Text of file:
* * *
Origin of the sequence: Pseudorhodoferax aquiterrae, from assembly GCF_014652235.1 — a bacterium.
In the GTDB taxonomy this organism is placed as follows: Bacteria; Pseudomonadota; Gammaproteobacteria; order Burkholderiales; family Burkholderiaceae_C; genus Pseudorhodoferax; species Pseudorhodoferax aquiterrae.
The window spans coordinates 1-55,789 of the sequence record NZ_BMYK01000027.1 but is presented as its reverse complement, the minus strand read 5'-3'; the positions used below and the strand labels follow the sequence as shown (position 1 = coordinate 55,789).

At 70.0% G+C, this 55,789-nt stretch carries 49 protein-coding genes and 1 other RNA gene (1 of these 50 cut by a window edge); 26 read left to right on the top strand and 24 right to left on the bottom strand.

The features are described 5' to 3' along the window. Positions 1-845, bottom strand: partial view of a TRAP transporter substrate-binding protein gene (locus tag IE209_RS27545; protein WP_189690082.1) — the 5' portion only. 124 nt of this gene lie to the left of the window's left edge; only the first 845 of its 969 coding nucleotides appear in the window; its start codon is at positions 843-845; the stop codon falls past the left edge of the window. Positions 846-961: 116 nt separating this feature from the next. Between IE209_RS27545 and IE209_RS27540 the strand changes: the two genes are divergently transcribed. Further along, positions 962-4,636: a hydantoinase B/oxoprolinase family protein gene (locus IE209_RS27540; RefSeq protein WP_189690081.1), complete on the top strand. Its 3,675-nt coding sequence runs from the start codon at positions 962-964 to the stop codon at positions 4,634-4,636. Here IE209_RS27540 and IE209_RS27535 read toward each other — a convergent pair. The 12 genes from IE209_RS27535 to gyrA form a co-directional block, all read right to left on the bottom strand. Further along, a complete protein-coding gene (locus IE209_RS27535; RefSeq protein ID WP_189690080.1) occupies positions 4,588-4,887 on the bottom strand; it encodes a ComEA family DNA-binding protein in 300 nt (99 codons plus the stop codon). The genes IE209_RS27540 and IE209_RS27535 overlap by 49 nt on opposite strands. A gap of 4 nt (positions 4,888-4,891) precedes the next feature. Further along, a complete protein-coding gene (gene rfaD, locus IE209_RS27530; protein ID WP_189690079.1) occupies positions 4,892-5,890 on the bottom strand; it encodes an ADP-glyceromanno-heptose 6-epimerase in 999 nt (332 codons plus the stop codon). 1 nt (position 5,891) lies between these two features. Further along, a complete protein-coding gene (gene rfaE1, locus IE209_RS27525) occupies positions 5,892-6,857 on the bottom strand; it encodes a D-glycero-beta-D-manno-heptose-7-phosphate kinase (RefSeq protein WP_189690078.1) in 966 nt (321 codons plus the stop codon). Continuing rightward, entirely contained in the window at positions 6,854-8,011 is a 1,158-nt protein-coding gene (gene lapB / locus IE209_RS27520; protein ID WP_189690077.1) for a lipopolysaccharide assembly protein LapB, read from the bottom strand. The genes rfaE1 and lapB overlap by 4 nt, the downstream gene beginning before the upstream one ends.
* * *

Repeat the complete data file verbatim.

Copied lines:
Origin of the sequence: Pseudorhodoferax aquiterrae, from assembly GCF_014652235.1 — a bacterium.
In the GTDB taxonomy this organism is placed as follows: Bacteria; Pseudomonadota; Gammaproteobacteria; order Burkholderiales; family Burkholderiaceae_C; genus Pseudorhodoferax; species Pseudorhodoferax aquiterrae.
The window spans coordinates 1-55,789 of the sequence record NZ_BMYK01000027.1 but is presented as its reverse complement, the minus strand read 5'-3'; the positions used below and the strand labels follow the sequence as shown (position 1 = coordinate 55,789).

At 70.0% G+C, this 55,789-nt stretch carries 49 protein-coding genes and 1 other RNA gene (1 of these 50 cut by a window edge); 26 read left to right on the top strand and 24 right to left on the bottom strand.

The features are described 5' to 3' along the window. Positions 1-845, bottom strand: partial view of a TRAP transporter substrate-binding protein gene (locus tag IE209_RS27545; protein WP_189690082.1) — the 5' portion only. 124 nt of this gene lie to the left of the window's left edge; only the first 845 of its 969 coding nucleotides appear in the window; its start codon is at positions 843-845; the stop codon falls past the left edge of the window. Positions 846-961: 116 nt separating this feature from the next. Between IE209_RS27545 and IE209_RS27540 the strand changes: the two genes are divergently transcribed. Further along, positions 962-4,636: a hydantoinase B/oxoprolinase family protein gene (locus IE209_RS27540; RefSeq protein WP_189690081.1), complete on the top strand. Its 3,675-nt coding sequence runs from the start codon at positions 962-964 to the stop codon at positions 4,634-4,636. Here IE209_RS27540 and IE209_RS27535 read toward each other — a convergent pair. The 12 genes from IE209_RS27535 to gyrA form a co-directional block, all read right to left on the bottom strand. Further along, a complete protein-coding gene (locus IE209_RS27535; RefSeq protein ID WP_189690080.1) occupies positions 4,588-4,887 on the bottom strand; it encodes a ComEA family DNA-binding protein in 300 nt (99 codons plus the stop codon). The genes IE209_RS27540 and IE209_RS27535 overlap by 49 nt on opposite strands. A gap of 4 nt (positions 4,888-4,891) precedes the next feature. Further along, a complete protein-coding gene (gene rfaD, locus IE209_RS27530; protein ID WP_189690079.1) occupies positions 4,892-5,890 on the bottom strand; it encodes an ADP-glyceromanno-heptose 6-epimerase in 999 nt (332 codons plus the stop codon). 1 nt (position 5,891) lies between these two features. Further along, a complete protein-coding gene (gene rfaE1, locus IE209_RS27525) occupies positions 5,892-6,857 on the bottom strand; it encodes a D-glycero-beta-D-manno-heptose-7-phosphate kinase (RefSeq protein WP_189690078.1) in 966 nt (321 codons plus the stop codon). Continuing rightward, entirely contained in the window at positions 6,854-8,011 is a 1,158-nt protein-coding gene (gene lapB / locus IE209_RS27520; protein ID WP_189690077.1) for a lipopolysaccharide assembly protein LapB, read from the bottom strand. The genes rfaE1 and lapB overlap by 4 nt, the downstream gene beginning before the upstream one ends.